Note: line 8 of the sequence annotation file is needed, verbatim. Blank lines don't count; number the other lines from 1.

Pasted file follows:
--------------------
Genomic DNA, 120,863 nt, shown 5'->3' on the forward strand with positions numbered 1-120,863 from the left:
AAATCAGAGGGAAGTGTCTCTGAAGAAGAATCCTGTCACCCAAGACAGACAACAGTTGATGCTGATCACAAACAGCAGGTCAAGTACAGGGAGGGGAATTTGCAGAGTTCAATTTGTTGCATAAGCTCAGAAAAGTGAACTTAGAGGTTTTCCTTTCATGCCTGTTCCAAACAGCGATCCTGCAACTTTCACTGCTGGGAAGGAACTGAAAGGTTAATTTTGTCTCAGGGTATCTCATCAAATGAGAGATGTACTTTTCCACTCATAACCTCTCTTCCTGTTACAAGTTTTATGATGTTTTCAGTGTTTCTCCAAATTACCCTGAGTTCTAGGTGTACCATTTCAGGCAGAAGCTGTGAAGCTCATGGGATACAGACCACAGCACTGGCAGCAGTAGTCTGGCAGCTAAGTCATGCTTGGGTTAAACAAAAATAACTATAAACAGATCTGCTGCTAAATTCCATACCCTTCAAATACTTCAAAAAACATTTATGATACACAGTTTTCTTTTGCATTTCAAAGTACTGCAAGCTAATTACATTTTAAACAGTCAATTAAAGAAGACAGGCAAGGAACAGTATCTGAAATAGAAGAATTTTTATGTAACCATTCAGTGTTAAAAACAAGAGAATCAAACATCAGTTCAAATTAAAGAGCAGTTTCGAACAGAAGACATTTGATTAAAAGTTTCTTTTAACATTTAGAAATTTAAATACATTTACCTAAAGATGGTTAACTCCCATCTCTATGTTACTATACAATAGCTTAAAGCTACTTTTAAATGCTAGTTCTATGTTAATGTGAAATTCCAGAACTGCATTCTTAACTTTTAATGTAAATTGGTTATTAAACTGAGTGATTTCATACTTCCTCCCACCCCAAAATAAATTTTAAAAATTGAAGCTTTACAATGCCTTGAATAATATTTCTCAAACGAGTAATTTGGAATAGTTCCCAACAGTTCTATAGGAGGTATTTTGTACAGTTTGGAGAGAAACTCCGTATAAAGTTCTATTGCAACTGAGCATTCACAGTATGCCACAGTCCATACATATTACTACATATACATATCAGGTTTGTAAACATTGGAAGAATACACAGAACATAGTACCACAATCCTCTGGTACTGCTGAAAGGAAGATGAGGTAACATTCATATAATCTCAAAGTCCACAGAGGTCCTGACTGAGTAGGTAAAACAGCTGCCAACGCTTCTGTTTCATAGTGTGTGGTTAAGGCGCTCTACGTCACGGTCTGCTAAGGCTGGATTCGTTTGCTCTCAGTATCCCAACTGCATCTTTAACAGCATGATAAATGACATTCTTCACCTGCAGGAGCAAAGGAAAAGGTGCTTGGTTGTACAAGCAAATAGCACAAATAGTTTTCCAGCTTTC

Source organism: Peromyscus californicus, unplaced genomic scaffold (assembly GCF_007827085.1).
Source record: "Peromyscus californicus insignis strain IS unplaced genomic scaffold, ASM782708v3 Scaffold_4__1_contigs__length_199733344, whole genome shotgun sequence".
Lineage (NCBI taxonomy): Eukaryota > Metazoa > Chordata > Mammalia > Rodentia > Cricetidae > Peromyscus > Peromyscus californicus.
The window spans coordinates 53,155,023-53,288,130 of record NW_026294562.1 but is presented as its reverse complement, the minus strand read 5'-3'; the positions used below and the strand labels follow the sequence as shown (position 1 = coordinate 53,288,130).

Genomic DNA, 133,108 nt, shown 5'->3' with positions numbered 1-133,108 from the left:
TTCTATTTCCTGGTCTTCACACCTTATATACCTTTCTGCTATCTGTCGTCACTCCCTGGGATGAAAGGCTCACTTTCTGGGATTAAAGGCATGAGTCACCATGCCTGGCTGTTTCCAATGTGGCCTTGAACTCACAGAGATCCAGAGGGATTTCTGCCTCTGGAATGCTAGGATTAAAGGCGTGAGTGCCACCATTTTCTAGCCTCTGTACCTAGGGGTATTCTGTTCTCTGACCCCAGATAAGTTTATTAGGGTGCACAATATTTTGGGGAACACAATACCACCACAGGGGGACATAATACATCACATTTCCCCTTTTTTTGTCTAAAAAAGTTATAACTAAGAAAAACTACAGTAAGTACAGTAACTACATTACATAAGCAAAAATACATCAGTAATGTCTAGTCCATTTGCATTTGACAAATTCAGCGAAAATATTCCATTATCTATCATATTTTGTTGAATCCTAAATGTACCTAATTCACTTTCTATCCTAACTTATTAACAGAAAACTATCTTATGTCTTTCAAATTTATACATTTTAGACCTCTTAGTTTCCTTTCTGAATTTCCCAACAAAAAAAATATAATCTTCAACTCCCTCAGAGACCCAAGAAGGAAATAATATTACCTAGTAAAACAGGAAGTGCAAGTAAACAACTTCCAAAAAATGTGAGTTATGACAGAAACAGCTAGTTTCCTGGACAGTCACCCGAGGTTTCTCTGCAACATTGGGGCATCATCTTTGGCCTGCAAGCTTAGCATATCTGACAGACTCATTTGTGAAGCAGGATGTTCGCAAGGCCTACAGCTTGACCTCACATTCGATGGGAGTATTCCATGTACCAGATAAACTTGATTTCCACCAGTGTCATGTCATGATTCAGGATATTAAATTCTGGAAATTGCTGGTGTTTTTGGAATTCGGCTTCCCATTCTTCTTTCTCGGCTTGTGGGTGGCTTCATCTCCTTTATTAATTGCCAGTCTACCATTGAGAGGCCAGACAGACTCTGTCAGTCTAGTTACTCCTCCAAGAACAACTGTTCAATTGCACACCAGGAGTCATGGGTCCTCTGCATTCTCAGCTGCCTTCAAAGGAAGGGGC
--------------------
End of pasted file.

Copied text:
TTCTATTTCCTGGTCTTCACACCTTATATACCTTTCTGCTATCTGTCGTCACTCCCTGGGATGAAAGGCTCACTTTCTGGGATTAAAGGCATGAGTCACCATGCCTGGCTGTTTCCAATGTGGCCTTGAACTCACAGAGATCCAGAGGGATTTCTGCCTCTGGAATGCTAGGATTAAAGGCGTGAGTGCCACCATTTTCTAGCCTCTGTACCTAGGGGTATTCTGTTCTCTGACCCCAGATAAGTTTATTAGGGTGCACAATATTTTGGGGAACACAATACCACCACAGGGGGACATAATACATCACATTTCCCCTTTTTTTGTCTAAAAAAGTTATAACTAAGAAAAACTACAGTAAGTACAGTAACTACATTACATAAGCAAAAATACATCAGTAATGTCTAGTCCATTTGCATTTGACAAATTCAGCGAAAATATTCCATTATCTATCATATTTTGTTGAATCCTAAATGTACCTAATTCACTTTCTATCCTAACTTATTAACAGAAAACTATCTTATGTCTTTCAAATTTATACATTTTAGACCTCTTAGTTTCCTTTCTGAATTTCCCAACAAAAAAAATATAATCTTCAACTCCCTCAGAGACCCAAGAAGGAAATAATATTACCTAGTAAAACAGGAAGTGCAAGTAAACAACTTCCAAAAAATGTGAGTTATGACAGAAACAGCTAGTTTCCTGGACAGTCACCCGAGGTTTCTCTGCAACATTGGGGCATCATCTTTGGCCTGCAAGCTTAGCATATCTGACAGACTCATTTGTGAAGCAGGATGTTCGCAAGGCCTACAGCTTGACCTCACATTCGATGGGAGTATTCCATGTACCAGATAAACTTGATTTCCACCAGTGTCATGTCATGATTCAGGATATTAAATTCTGGAAATTGCTGGTGTTTTTGGAATTCGGCTTCCCATTCTTCTTTCTCGGCTTGTGGGTGGCTTCATCTCCTTTATTAATTGCCAGTCTACCATTGAGAGGCCAGACAGACTCTGTCAGTCTAGTTACTCCTCCAAGAACAACTGTTCAATTGCACACCAGGAGTCATGGGTCCTCTGCATTCTCAGCTGCCTTCAAAGGAAGGGGC